Campus Messages

An archive of email messages sent to the entire UCSF community by the Chancellor and members of the Chancellor's Cabinet.

October 20, 2021
UC System
UCSF Health

Dear UCSF Community,

I write to remind you that UCSF strongly encourages and expects everyone to get vaccinated against influenza to protect the health of our patients and communities.

Both the San Francisco and Alameda Departments of Public Health require all health care workers to receive the annual influenza vaccine by Oct. 31, 2021.

In addition, the University of California’s 2021-2022 flu vaccination executive order issued on October 8, 2021, requires all covered students, faculty, other academic appointees and staff to get a flu shot or opt out by completing a form after getting information about flu vaccine no later than Nov. 19, 2021.

Now is the time to get your flu vaccine at UCSF, at a local pharmacy or by your health care provider. Beginning Oct. 25, 2021, UCSF Occupational Health Services (OHS) is extending its drop-in flu shot clinics at Parnassus Heights and Mission Bay campuses. At UCSF Fresno, free flu shots are available at the COVID-19 Equity Project at 550 E. Shaw Ave. in Fresno. Faculty and trainees at UCSF Fresno who work at Community Medical Centers (CMC) may also get flu shots at CMC’s vaccine clinics. More options for getting a flu shot through...

Read more »
October 6, 2021

Dear UCSF Community,

One of our goals at UCSF is to ensure that people in our university community feel empowered and valued in an environment that fosters diversity, equity, and inclusion.

The Chancellor’s leadership team continues to work on multiple fronts to create a culture in which faculty, staff, and learners from all backgrounds feel welcomed, supported, and respected.

To better understand how we are doing in this regard, we invite you to share your perspectives and experiences about the environment in which you work and learn through the UCSF Climate Survey. On October 11, you will receive an email with a unique link to the confidential survey, which closes November 30.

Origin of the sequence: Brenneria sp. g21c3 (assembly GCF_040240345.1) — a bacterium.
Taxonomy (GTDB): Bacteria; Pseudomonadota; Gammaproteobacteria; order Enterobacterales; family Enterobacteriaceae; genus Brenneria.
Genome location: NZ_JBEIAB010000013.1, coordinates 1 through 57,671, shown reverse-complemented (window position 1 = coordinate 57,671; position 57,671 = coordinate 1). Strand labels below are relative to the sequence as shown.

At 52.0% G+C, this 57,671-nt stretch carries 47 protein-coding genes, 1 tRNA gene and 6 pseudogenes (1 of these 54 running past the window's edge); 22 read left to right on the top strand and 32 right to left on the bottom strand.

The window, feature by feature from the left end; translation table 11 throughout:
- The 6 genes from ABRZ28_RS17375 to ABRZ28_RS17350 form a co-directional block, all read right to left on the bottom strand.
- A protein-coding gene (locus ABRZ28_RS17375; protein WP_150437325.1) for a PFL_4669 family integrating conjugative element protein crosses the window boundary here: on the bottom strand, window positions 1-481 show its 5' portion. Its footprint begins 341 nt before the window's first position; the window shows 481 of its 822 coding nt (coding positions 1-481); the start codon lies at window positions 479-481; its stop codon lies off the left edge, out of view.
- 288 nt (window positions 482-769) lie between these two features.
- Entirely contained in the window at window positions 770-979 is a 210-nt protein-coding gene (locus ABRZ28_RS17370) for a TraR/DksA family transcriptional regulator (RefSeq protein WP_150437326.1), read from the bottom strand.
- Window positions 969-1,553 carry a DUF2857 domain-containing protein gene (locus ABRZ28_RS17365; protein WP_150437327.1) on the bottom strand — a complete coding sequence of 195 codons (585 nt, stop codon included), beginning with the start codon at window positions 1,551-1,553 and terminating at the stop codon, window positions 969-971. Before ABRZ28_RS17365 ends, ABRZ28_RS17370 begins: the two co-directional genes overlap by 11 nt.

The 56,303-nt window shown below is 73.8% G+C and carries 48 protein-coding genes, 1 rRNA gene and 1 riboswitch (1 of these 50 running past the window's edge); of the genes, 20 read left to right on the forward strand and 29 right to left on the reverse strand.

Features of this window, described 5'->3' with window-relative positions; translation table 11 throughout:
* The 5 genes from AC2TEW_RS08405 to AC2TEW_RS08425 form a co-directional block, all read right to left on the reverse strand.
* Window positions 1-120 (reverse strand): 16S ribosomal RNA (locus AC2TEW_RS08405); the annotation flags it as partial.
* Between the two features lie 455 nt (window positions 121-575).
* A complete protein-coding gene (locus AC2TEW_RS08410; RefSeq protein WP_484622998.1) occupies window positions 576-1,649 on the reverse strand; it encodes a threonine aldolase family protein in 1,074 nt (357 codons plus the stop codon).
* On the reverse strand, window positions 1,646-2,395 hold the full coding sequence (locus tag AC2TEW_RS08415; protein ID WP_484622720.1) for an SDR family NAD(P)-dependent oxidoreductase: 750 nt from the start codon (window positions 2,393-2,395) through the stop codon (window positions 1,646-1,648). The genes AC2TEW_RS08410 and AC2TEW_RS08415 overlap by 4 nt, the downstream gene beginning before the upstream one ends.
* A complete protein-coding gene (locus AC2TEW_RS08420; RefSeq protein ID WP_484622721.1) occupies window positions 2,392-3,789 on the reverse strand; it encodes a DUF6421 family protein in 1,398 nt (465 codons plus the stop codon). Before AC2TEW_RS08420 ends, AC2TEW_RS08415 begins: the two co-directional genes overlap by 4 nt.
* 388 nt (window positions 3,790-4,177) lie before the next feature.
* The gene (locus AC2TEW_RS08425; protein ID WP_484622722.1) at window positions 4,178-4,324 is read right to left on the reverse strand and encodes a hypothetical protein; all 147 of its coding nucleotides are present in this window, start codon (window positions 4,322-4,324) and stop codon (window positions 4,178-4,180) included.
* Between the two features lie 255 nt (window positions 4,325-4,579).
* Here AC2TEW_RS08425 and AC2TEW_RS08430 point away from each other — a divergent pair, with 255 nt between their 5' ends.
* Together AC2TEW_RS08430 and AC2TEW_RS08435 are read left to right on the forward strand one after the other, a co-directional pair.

Please complete this survey to help us build upon and enrich our diverse culture. Your feedback will help us develop action plans to strengthen our community. Your opinions matter and have already led to changes that have improved UCSF. You can read more about the survey in this campus news story.

We appreciate your contributions to the UCSF community and look forward to your thoughts on how we can continue to improve our campus climate.


Sam Hawgood, MBBS
Arthur and Toni Rembe Rock Distinguished Professor

J. Renee Navarro, PharmD, MD
Vice Chancellor – Office of Diversity and Outreach
Chief Diversity Officer
Professor of Clinical Anesthesiology and Perioperative Care

October 4, 2021
Honors and Awards

Dear Colleagues,

I am delighted to share the news that UCSF Professor David Julius, PhD, has been named to receive the 2021 Nobel Prize in Physiology or Medicine. He shares the prize with Ardem Patapoutian, PhD, at Scripps.

David, who chairs the Department of Physiology, was honored for his groundbreaking work in understanding the molecular basis of pain. Through his years at UCSF, David has spearheaded some of the major advances in the field through his identification and characterization of a unique class of nerve-cell ion channel receptors known as TRP (“trip”) receptors.

In that work, David has used distinctive molecules from the natural world – tarantula toxins and the capsaicin molecule that produces the “heat” in chili peppers, for instance – to gain an understanding of how signals responsible for temperature and pain sensation are transmitted by neural circuits to the brain. This work has stimulated significant research among scientists who aim to better understand and treat chronic pain, placing him among the world’s most cited scientists.

David’s work was driven from the start by the great need for effective pain medications without the side effects and addictive potential of opioid drugs. His research has led to significant interest in TRP channels as potential targets for new painkillers. As such, he offers a perfect example of the importance of basic research in understanding both health and disease. More details on his work can be found on our website.

Please make time to join me for a virtual celebration at noon today to celebrate...

Read more »